On my machine I have two versions of visual studio installed: VS2019 and VS2022. They differ in the compilers and also in the libraries they link to. Now I want to compile the wasmer (Webassembly Virtual machine) c-api into a library that can be consumed by a C++ project. The thing is that I need to specifically control which version of the VS library versions the resulting wasmer.lib is being linked against. So I was looking how the toolchain of rustup can be modified. I also tried to modify the path but I do not have any executables of Visual studio in my path.
How can I specify the visual studio version that is used by cargo?
Dangerous half-knowledge here, but I used to cross compile to windows a while back. I remember that you can set the linker in cargo in the
[target] table. Maybe for you, this would look something like:
linker = "path/to/your/link.exe"
Thanks jofas, as far as I understand this the new path to the link executable should also use a different version of the c runtime? If this is the case then this could work. I have assumed to set the toolset somewhere.
When using your key in the projects cargo.toml file I get this
warning: C:\USRTMP\dev\OpenSource\01_Scripting\wasmer\lib\c-api\Cargo.toml: unused manifest key: target.x86_64-pc-windows-msvc.linker
And after testing I got the same linker errors in my C++ project
Sounds like I used the wrong toolchain triple as an example. You can run
rustup toolchain list to get the toolchain you are using. My output currently looks like this:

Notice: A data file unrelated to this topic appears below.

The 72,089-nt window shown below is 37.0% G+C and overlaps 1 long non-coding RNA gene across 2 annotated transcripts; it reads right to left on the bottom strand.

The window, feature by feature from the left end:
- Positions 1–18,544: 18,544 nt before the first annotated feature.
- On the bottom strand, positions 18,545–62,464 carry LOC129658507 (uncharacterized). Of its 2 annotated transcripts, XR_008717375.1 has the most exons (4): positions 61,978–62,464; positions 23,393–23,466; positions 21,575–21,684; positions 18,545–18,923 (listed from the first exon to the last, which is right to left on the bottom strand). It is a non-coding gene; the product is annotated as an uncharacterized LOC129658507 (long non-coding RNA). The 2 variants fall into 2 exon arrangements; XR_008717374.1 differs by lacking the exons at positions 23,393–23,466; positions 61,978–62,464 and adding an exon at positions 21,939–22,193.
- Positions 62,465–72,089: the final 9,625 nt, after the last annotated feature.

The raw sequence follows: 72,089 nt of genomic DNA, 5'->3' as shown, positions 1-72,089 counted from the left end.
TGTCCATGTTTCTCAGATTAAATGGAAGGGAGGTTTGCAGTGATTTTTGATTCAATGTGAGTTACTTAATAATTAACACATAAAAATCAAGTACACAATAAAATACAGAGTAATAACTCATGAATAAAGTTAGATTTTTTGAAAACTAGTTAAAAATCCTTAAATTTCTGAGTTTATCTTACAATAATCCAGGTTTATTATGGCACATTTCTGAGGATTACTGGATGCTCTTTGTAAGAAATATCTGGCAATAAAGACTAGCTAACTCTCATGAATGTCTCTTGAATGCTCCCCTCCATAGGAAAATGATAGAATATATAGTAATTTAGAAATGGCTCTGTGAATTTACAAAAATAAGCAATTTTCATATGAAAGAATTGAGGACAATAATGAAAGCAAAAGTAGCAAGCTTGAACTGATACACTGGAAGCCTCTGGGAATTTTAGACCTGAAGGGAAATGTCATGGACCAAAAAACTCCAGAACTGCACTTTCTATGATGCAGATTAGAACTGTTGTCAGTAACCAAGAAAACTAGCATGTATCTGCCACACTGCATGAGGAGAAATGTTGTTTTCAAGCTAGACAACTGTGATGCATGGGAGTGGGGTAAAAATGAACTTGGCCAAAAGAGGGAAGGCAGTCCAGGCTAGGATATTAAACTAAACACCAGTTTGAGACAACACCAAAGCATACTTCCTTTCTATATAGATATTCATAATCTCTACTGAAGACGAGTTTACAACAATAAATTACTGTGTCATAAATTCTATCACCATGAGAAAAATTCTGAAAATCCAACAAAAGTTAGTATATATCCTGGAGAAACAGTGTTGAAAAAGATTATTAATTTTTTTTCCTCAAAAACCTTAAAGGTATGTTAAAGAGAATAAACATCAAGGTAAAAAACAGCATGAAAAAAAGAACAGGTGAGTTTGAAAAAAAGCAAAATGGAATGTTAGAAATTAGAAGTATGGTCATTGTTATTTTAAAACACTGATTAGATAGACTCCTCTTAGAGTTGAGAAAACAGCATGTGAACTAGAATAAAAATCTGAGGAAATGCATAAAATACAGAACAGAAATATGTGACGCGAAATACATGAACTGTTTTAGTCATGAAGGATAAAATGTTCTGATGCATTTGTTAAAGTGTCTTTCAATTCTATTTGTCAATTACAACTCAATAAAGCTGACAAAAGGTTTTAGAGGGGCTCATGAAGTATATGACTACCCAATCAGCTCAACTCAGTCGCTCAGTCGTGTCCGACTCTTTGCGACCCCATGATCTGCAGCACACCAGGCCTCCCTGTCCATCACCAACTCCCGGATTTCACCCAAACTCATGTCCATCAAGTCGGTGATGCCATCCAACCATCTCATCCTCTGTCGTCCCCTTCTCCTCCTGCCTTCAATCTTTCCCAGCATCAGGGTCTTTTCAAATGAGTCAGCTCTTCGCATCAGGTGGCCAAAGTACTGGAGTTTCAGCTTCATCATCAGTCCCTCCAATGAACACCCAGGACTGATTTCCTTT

so if I wanted to change to a different linker than
cc (i.e. use
clang instead of
gcc), I'd write the following inside my
linker = "/usr/bin/clang"
I assumed you'd have two
linker.exe executables on your computer, one for VS2019 and one for VS2022. Your problem is that your toolchain uses the wrong linker per default. I think if you change the
target.<your-toolchain>.linker field in your
, you should be able to link to the right ABI.
EDIT: So sorry, wanted to try it out on my own machine and realized that I don't have to change my
Cargo.toml file, but my cargo configuration file. In my case, I added the above code snippet to my
$HOME/.cargo/config.toml file and it did the trick
Now I think the config key in config.toml works, but still when I open the resulting lib file and search for e.g. winrt, I get this
-internal-isystem" "C:\\Program Files (x86)\\Windows Kits\\10\\include\\10.0.22000.0\\cppwinrt, other dependencies are similar
So the Windows SDK version is 10.0.22000.0, but what I need is 10.0.18362.0. The expected platform toolset should be v142
How can I achieve this?
Hmm, sorry that my suggestion didn't help. I hoped that explicitly setting the linker to the one shipped as part of the VS environment you need would solve the problem. I guess there are system variables involved which have an impact on the linker and how it chooses which ABIs to link to. Here is a link to the MSVC linker reference, maybe you can find the right options to link to the ABI you need? I don't know enough about linkers in general and msvc in particular to be of any help.
Having two versions of the same toolchain installed is a complete hassle in my experience. Tried that once with two minor versions of Python3 without setting a virtual environment and it completely backfired on me . Have you considered building your application in a Docker container? According to the documentation, you can install VS build tools inside a Windows Docker container.